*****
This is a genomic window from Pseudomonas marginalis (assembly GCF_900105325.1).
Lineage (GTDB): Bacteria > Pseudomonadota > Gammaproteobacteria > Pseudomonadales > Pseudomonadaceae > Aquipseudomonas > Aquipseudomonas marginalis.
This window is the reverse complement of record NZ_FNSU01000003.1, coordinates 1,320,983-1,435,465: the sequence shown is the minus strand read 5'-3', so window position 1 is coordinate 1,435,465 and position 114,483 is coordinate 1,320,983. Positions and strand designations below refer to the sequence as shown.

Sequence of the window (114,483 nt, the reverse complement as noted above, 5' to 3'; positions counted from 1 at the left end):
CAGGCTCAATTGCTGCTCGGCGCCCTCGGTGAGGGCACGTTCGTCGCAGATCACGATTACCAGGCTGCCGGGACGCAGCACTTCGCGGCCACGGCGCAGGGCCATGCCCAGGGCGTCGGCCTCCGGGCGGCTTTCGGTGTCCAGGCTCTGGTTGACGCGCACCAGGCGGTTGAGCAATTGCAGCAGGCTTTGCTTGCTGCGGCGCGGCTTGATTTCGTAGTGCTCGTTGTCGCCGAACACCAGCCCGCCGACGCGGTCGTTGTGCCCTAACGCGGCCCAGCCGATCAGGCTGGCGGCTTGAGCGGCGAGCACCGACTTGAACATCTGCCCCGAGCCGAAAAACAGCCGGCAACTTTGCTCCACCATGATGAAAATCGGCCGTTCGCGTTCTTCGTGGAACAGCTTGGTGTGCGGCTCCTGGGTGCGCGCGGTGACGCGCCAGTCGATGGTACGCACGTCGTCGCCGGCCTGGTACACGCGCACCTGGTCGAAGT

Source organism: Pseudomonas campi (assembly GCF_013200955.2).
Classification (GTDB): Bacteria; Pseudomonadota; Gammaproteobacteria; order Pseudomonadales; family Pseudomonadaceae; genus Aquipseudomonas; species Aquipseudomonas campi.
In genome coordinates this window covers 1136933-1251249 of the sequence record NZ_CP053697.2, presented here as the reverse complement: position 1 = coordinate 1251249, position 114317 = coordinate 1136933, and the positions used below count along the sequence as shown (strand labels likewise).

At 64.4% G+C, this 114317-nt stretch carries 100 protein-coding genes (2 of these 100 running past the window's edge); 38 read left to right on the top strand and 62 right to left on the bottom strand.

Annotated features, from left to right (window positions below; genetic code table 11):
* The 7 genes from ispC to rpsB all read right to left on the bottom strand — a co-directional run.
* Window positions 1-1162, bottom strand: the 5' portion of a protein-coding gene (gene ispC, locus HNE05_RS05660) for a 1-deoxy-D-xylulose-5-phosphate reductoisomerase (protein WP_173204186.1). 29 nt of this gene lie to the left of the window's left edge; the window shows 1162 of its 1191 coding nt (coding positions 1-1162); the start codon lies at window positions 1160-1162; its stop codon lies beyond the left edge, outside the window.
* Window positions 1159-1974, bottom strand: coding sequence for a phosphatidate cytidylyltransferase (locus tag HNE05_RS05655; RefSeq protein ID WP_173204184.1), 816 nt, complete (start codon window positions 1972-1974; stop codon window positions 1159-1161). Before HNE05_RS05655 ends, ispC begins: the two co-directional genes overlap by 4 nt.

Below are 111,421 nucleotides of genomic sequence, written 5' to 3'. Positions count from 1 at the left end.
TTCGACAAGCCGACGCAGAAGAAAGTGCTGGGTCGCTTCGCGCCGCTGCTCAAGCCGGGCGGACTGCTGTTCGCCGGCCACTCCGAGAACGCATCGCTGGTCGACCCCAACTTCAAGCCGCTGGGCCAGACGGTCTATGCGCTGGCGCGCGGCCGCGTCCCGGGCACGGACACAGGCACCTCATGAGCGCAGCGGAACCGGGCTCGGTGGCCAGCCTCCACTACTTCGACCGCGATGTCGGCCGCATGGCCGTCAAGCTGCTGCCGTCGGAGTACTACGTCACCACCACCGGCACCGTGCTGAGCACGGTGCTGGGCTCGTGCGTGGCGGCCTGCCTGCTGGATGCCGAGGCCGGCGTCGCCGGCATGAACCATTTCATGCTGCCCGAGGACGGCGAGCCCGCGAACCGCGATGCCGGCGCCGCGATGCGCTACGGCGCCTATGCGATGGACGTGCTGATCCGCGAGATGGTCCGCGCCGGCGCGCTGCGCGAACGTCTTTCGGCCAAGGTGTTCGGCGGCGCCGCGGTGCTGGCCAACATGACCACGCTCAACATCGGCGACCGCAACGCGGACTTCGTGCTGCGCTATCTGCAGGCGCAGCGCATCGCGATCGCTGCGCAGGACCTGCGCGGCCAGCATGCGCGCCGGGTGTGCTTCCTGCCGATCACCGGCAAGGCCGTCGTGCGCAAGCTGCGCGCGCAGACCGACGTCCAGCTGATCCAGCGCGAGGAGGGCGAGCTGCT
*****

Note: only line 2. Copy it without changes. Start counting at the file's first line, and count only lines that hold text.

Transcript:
Lineage (GTDB): Bacteria > Pseudomonadota > Gammaproteobacteria > Pseudomonadales > Pseudomonadaceae > Aquipseudomonas > Aquipseudomonas marginalis.